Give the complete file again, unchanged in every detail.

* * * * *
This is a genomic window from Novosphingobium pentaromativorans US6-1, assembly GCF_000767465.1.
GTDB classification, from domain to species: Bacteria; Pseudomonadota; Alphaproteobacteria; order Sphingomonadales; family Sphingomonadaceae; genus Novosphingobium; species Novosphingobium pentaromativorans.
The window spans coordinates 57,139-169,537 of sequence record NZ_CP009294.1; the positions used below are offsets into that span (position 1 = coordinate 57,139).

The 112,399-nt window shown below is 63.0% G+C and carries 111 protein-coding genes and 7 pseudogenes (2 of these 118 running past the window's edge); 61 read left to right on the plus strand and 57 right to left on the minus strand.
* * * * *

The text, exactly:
This is a genomic window from Novosphingobium pentaromativorans US6-1, assembly GCF_000767465.1.
GTDB classification, from domain to species: Bacteria; Pseudomonadota; Alphaproteobacteria; order Sphingomonadales; family Sphingomonadaceae; genus Novosphingobium; species Novosphingobium pentaromativorans.
The window spans coordinates 57,139-169,537 of sequence record NZ_CP009294.1; the positions used below are offsets into that span (position 1 = coordinate 57,139).

The 112,399-nt window shown below is 63.0% G+C and carries 111 protein-coding genes and 7 pseudogenes (2 of these 118 running past the window's edge); 61 read left to right on the plus strand and 57 right to left on the minus strand.